Holy Transfigured

User's Guide to Sunday, Feb. 25

Johann Georg Trautmann, The Transfiguration, 1760
Johann Georg Trautmann, The Transfiguration, 1760 (photo: Register Files)

Sunday, Feb. 25, is the Second Sunday of Lent (Lent B). Mass Readings: Genesis 22:1-2, 9a, 10-13, 15-18; Psalm 116:10, 15, 16-17, 18-19; Romans 8:31b-34; Mark 9:2-10.

Every Second Sunday of Lent during all of the three-year cycles of readings, the Church presents us with the mystery of the Transfiguration.

“Jesus took Peter, James and John and led them up a high mountain apart by themselves. And he was transfigured before them, and his clothes became dazzling white, such as no fuller on earth could bleach them,” the Gospel of St. Mark (9:2-3) tells us.

The Eternal Word, God the Son, came into this world that we ourselves might be transfigured. The transfiguration of the Lord Jesus is not solely for his sake, but for our sake.

What was about to happen immediately after Peter, James and John experienced the Lord Jesus transfigured before them?

The passion of the Lord.

Jesus knew how weak the faith of his apostles was (and he knows how weak our faith is, as well!), so he gives them a glimpse of the glory of his Divine Nature. That must have been baffling to the disciples of the Lord.

And if the glory of the Transfigured Lord Jesus wasn’t enough for them: “Then Elijah appeared to them, along with Moses, and they were conversing with Jesus” (Mark 9:4).

Two of the greatest prophets of the Old Testament were before their eyes. The Gospels do not tell us that Peter, James and John heard what they were conversing about.

Let’s enter into that conversation. Read this account a few times through.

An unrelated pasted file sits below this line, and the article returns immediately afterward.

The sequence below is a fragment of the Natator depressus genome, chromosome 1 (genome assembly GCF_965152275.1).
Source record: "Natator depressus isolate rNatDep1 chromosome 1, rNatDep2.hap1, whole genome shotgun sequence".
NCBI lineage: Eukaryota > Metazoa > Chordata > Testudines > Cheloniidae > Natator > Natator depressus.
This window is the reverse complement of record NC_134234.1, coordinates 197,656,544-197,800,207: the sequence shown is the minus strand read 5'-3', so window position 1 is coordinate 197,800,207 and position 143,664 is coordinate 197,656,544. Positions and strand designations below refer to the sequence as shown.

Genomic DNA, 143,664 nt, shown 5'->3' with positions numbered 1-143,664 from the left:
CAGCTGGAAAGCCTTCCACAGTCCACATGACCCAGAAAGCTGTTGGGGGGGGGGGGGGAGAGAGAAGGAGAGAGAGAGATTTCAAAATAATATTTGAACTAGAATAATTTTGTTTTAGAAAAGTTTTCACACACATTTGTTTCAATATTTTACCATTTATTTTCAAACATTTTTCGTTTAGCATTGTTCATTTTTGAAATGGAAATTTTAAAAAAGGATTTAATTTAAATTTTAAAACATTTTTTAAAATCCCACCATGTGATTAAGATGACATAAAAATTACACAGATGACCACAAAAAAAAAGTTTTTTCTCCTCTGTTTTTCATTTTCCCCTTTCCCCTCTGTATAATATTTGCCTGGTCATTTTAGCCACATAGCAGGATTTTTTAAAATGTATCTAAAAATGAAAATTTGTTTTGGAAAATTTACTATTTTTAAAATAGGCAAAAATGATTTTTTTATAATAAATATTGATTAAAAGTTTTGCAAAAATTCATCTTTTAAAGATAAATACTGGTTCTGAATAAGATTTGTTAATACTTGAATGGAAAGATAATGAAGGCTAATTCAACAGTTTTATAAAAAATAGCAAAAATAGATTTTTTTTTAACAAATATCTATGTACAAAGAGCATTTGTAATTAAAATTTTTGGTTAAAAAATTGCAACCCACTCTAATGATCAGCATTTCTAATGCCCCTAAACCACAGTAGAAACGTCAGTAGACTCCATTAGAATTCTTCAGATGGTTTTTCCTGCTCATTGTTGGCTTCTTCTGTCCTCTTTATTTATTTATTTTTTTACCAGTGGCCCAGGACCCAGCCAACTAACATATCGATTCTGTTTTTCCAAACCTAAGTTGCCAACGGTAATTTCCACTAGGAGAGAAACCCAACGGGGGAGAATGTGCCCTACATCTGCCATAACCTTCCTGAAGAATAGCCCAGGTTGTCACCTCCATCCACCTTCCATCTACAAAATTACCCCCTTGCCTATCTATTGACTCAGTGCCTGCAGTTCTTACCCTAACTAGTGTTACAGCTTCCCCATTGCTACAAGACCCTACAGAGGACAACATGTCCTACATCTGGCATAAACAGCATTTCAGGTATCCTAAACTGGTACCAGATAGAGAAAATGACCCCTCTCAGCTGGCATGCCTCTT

Peter, James and John were there, but now you are there, too.

Moses and Elijah were conversing with the Lord Jesus — what must this have looked like? Meditate on this scene.

Lent is a time of conversing with the Lord Jesus. Conversing with the Lord also means listening to him, as conversing and listening go hand in hand. A very wise priest once told me that 75% of any good conversation is listening.

During a conversation, there is a giving and receiving. This conversation between the Lord Jesus, Moses and Elijah can teach us something.

Primarily, our disposition toward the Lord is one of receptivity: We need to be open and docile (teachable). “What might the Lord be asking of me?” we should ask.  

Lent is about listening — obviously listening to the Lord, but also listening to the needs of those around us.

That might perhaps be something to mention the next time we go to confession — not listening enough; not being open and receptive to what the Lord is asking, as well as not always being an attentive listener to those around us.

But how do we become further transformed to more closely resemble Jesus?

The sacraments bring about this transformation — our own personal transfiguration into the likeness of the Lord Jesus.

Father John Paul Mary Zeller is a member of the Franciscan Missionaries of the Eternal Word and resides in Irondale, Alabama,

the home of EWTN. He was commissioned a “missionary of mercy” by Pope Francis in 2016.

Pentecost depicted in stained glass.

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